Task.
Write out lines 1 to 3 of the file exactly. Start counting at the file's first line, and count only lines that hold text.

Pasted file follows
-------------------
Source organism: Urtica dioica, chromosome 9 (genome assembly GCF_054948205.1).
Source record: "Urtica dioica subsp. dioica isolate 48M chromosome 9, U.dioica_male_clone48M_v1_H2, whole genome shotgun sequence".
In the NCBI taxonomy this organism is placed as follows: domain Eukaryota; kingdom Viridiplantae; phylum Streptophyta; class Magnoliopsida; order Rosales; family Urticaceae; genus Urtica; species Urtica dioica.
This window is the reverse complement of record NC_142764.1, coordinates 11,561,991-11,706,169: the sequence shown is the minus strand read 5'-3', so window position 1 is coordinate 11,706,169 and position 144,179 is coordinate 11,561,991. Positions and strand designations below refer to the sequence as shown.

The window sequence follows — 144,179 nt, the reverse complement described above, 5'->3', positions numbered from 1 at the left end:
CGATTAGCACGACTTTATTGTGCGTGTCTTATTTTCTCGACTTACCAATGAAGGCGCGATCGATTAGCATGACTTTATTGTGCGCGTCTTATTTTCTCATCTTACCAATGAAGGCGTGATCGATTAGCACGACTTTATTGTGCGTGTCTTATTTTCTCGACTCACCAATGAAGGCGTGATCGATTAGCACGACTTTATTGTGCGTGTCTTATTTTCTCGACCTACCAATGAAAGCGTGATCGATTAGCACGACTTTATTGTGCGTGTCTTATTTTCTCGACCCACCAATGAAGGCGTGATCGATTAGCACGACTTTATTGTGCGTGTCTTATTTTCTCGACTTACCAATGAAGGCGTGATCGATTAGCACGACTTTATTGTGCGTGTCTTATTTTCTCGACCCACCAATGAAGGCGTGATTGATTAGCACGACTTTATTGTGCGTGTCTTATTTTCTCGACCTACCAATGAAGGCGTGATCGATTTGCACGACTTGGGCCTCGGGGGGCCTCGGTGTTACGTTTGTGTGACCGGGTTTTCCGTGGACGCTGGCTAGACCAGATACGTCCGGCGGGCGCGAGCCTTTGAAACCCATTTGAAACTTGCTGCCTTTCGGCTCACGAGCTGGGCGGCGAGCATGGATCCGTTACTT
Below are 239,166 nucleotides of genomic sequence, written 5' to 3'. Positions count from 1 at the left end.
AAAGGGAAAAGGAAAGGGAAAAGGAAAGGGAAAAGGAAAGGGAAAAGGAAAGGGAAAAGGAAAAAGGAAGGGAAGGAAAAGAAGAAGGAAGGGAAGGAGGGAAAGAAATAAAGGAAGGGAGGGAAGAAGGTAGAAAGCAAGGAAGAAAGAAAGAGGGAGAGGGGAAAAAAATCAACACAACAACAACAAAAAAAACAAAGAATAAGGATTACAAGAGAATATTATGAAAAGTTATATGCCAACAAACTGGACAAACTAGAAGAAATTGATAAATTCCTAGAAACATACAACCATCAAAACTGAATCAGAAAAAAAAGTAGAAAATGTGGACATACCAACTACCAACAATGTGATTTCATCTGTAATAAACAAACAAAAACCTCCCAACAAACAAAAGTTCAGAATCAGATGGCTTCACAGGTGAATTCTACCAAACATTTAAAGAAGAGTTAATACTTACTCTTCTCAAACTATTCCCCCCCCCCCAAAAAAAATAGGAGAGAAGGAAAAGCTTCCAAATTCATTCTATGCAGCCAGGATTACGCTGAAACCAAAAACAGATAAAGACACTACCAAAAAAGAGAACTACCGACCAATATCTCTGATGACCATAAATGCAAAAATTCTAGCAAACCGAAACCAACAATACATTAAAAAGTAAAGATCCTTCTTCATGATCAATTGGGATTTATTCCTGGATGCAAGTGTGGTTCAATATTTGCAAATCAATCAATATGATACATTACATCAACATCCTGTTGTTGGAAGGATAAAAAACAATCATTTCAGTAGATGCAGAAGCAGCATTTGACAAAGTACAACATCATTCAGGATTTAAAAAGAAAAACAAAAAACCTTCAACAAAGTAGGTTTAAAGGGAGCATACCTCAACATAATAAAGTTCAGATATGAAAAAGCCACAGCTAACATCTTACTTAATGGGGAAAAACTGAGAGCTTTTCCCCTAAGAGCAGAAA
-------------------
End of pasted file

Source organism: Urtica dioica, chromosome 9 (genome assembly GCF_054948205.1).
Source record: "Urtica dioica subsp. dioica isolate 48M chromosome 9, U.dioica_male_clone48M_v1_H2, whole genome shotgun sequence".
In the NCBI taxonomy this organism is placed as follows: domain Eukaryota; kingdom Viridiplantae; phylum Streptophyta; class Magnoliopsida; order Rosales; family Urticaceae; genus Urtica; species Urtica dioica.